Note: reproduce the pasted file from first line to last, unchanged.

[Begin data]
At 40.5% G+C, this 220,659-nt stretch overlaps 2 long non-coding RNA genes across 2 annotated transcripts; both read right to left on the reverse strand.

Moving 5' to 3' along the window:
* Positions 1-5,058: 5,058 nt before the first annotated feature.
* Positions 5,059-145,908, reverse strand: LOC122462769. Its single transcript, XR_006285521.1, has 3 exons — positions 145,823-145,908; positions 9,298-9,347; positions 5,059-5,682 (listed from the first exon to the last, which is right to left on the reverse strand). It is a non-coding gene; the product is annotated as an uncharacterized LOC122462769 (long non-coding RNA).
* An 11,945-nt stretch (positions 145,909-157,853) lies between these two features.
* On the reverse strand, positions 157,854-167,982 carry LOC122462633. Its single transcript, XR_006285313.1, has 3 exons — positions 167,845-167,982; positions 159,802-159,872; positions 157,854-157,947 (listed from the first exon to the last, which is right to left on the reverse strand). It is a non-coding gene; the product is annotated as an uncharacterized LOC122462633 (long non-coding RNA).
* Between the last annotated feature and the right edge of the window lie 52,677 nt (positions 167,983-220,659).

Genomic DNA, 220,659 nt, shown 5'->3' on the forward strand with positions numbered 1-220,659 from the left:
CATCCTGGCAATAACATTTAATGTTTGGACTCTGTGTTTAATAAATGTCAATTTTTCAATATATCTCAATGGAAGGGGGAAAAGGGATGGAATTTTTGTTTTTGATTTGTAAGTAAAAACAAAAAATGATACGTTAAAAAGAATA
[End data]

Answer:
At 40.5% G+C, this 220,659-nt stretch overlaps 2 long non-coding RNA genes across 2 annotated transcripts; both read right to left on the reverse strand.

Moving 5' to 3' along the window:
* Positions 1-5,058: 5,058 nt before the first annotated feature.
* Positions 5,059-145,908, reverse strand: LOC122462769. Its single transcript, XR_006285521.1, has 3 exons — positions 145,823-145,908; positions 9,298-9,347; positions 5,059-5,682 (listed from the first exon to the last, which is right to left on the reverse strand). It is a non-coding gene; the product is annotated as an uncharacterized LOC122462769 (long non-coding RNA).
* An 11,945-nt stretch (positions 145,909-157,853) lies between these two features.
* On the reverse strand, positions 157,854-167,982 carry LOC122462633. Its single transcript, XR_006285313.1, has 3 exons — positions 167,845-167,982; positions 159,802-159,872; positions 157,854-157,947 (listed from the first exon to the last, which is right to left on the reverse strand). It is a non-coding gene; the product is annotated as an uncharacterized LOC122462633 (long non-coding RNA).
* Between the last annotated feature and the right edge of the window lie 52,677 nt (positions 167,983-220,659).

Genomic DNA, 220,659 nt, shown 5'->3' on the forward strand with positions numbered 1-220,659 from the left:
CATCCTGGCAATAACATTTAATGTTTGGACTCTGTGTTTAATAAATGTCAATTTTTCAATATATCTCAATGGAAGGGGGAAAAGGGATGGAATTTTTGTTTTTGATTTGTAAGTAAAAACAAAAAATGATACGTTAAAAAGAATA